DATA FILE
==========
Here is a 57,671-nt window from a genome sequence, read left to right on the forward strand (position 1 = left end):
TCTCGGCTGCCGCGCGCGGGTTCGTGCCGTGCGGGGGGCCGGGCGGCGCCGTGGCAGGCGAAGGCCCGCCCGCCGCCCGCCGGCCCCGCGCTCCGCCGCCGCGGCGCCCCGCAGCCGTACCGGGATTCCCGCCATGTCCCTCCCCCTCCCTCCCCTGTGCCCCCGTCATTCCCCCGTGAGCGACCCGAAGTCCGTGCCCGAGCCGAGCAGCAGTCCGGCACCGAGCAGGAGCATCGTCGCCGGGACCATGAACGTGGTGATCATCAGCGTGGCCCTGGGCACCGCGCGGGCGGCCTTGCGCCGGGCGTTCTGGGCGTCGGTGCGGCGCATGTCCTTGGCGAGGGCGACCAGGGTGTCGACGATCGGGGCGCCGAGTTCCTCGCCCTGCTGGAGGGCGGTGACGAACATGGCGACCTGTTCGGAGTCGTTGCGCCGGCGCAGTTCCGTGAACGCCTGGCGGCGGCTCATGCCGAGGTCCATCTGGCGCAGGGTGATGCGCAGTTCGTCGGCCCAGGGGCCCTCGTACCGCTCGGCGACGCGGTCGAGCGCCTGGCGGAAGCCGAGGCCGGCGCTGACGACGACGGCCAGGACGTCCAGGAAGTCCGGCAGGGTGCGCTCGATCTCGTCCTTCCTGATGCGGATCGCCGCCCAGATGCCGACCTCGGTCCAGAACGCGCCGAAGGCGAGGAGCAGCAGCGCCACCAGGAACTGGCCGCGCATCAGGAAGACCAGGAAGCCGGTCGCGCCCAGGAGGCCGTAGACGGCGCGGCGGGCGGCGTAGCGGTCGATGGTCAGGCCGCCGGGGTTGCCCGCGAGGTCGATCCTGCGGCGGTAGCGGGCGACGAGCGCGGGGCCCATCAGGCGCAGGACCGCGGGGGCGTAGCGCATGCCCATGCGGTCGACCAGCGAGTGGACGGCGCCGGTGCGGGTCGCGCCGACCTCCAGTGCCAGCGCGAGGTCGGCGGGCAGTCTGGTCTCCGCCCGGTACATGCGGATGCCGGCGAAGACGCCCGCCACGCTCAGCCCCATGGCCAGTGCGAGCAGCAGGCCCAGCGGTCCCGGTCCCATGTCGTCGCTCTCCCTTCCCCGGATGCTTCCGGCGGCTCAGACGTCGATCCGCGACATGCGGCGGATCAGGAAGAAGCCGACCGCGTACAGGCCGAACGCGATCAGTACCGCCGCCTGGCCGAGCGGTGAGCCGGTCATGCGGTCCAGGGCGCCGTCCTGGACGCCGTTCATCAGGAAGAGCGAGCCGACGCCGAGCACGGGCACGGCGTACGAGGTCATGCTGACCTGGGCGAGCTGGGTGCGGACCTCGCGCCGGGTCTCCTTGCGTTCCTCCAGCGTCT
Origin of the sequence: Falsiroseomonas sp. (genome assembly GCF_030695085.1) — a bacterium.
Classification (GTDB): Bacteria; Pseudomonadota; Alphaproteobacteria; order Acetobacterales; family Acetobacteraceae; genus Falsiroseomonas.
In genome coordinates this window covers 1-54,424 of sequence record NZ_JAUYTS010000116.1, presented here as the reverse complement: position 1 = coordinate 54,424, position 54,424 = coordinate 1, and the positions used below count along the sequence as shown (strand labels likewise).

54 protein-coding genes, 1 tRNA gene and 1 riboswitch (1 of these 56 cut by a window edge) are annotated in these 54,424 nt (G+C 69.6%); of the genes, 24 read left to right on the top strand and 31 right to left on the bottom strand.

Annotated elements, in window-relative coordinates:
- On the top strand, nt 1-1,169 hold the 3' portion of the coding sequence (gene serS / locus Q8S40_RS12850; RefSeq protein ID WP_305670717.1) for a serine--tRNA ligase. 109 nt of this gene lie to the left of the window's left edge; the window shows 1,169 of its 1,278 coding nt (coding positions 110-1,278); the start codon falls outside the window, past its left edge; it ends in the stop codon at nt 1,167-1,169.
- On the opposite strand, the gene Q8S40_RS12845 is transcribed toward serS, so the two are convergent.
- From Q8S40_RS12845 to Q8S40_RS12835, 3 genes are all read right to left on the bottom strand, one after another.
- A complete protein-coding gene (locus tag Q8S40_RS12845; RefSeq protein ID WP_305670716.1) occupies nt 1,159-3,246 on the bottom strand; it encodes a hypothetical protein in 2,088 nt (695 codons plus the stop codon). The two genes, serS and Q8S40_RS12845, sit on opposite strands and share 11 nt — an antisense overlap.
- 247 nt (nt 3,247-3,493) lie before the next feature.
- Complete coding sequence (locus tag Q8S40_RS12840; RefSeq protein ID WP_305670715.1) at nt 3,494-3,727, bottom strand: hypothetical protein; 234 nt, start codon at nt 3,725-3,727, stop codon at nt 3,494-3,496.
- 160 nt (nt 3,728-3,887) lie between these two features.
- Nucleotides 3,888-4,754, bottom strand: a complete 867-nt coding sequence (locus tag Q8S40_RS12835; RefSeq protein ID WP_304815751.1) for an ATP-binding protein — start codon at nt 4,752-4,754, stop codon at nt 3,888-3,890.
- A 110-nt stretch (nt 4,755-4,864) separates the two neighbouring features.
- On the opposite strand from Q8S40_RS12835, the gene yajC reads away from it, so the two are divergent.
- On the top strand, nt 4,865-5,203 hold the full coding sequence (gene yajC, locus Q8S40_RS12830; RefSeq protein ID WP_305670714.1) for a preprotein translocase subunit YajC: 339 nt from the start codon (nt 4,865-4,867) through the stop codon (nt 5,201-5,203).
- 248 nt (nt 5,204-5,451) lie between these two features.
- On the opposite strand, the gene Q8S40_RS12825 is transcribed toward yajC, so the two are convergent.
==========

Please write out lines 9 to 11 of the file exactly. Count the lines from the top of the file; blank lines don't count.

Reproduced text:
- On the opposite strand, the gene Q8S40_RS12845 is transcribed toward serS, so the two are convergent.
- From Q8S40_RS12845 to Q8S40_RS12835, 3 genes are all read right to left on the bottom strand, one after another.
- A complete protein-coding gene (locus tag Q8S40_RS12845; RefSeq protein ID WP_305670716.1) occupies nt 1,159-3,246 on the bottom strand; it encodes a hypothetical protein in 2,088 nt (695 codons plus the stop codon). The two genes, serS and Q8S40_RS12845, sit on opposite strands and share 11 nt — an antisense overlap.